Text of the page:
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    Digital economics: How AI and robotics are changing our work and our livesoverlay
    May 14, 2018
    EU Monitor
    Developments in artificial intelligence and robotics have far-reaching economic and sociopolitical consequences, with some of them already materialising today. Still, the implications of further progress in these fields are not well understood. Economies around the world are likely to be impacted differently by the diffusion of AI technologies and robotics as wealthy industrial countries might increasingly “re-shore” production. To forge ahead and maximise the benefits for economies and societies, a balance needs to be found globally between successfully promoting key technologies and industries and avoiding the risk of rising protectionism and "knowledge wars". As the pace of technological change and the related launch of new business models are unlikely to slow, the ability of the state and regulators to keep pace is challenged.
    German trade surplus with the US in key industrial sectorsoverlay
    April 18, 2018
    Chart in Focus
    In 2017, Germany ran a trade surplus of around EUR 50 bn with the US. Exports came to roughly EUR 111 bn, compared with imports of around EUR 61 bn. It was the second-largest surplus in German-US merchandise trade. Relative to 2011, Germany’s trade surplus with the US roughly doubled.
    Monetary turnaround and more expansionary fiscal policy push yields upwardsoverlay
    February 26, 2018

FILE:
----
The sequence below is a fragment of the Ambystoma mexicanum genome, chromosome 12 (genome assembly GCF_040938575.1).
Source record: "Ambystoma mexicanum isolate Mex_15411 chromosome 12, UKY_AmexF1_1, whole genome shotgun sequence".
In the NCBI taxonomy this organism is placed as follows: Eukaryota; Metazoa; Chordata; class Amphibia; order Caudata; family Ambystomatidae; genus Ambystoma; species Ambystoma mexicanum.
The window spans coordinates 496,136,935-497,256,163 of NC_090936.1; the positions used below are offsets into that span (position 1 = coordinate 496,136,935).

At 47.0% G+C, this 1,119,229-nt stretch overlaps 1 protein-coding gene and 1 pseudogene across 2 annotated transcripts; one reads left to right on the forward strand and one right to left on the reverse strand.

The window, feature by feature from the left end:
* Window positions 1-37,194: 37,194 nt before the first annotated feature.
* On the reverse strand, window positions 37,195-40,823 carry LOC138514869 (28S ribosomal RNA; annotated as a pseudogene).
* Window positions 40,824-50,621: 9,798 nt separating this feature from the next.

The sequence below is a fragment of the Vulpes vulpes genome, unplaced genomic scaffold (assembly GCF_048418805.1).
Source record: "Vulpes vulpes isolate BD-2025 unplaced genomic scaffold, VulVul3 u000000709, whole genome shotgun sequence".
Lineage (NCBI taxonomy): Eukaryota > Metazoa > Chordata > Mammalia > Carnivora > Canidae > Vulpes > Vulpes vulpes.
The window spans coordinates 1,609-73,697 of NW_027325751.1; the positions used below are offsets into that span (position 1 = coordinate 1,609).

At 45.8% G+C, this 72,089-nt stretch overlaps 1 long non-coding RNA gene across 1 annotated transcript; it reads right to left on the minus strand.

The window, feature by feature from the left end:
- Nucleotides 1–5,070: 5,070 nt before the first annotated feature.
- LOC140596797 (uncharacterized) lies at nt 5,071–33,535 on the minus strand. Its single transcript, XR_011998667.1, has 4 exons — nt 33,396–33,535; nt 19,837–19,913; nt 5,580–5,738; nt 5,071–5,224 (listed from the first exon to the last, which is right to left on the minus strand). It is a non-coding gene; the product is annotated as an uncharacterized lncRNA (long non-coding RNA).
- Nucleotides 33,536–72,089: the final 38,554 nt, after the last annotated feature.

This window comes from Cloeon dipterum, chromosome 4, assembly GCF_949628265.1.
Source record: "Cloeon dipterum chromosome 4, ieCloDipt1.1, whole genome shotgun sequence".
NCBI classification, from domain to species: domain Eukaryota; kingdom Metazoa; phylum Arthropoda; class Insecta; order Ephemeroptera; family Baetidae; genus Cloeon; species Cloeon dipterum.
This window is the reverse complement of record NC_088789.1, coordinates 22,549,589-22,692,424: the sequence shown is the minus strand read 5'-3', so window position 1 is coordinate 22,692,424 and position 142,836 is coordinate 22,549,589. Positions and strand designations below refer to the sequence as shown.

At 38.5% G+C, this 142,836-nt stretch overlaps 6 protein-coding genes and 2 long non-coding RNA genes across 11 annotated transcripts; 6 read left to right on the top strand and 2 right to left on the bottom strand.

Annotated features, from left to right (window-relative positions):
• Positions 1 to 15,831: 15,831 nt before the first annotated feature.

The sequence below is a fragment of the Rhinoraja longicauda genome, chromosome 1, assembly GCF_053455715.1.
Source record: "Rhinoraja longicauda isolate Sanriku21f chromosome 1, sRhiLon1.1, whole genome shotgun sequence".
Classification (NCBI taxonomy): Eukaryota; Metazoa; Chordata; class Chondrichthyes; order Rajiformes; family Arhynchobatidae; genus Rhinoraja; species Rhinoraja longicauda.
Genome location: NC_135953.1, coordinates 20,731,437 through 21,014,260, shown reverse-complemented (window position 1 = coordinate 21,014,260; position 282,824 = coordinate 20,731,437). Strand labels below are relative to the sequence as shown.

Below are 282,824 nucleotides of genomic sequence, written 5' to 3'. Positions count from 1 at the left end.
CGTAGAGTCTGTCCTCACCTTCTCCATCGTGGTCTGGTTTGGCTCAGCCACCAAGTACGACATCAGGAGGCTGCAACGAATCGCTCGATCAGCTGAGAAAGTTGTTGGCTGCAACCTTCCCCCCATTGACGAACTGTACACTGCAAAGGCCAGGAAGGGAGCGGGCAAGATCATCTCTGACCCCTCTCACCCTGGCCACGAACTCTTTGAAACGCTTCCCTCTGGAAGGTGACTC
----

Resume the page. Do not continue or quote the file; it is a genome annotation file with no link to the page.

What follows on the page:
Chart in Focus
    Since the beginning of the year, both short-term and long-term government bond yields have risen considerably in the developed markets (i.e. the US, the euro area and the UK; Japan is an exception), even though they are still low.
    Europe
    Reform of the Common European Asylum System: A difficult undertakingoverlay
    April 12, 2018
    EU Monitor
    The EU institutions are about to decide on major new rules regarding the reception and the treatment of asylum applicants as well as their allocation among member states. The trigger for the intended reforms relate to the current regulatory framework’s shortcomings that emerged during the refugee crisis: an uneven sharing of responsibilities for asylum procedures and massive irregular migration within the EU. However, the Dublin procedure recast has stalled, as several member states strictly refuse the planned corrective mechanism for a fair sharing of responsibility. The prospects seem to be more favourable with regard to the harmonisation of the asylum procedures and conditions.
    European banks: Shrink to (pro)fitoverlay
    March 19, 2018
    Talking Point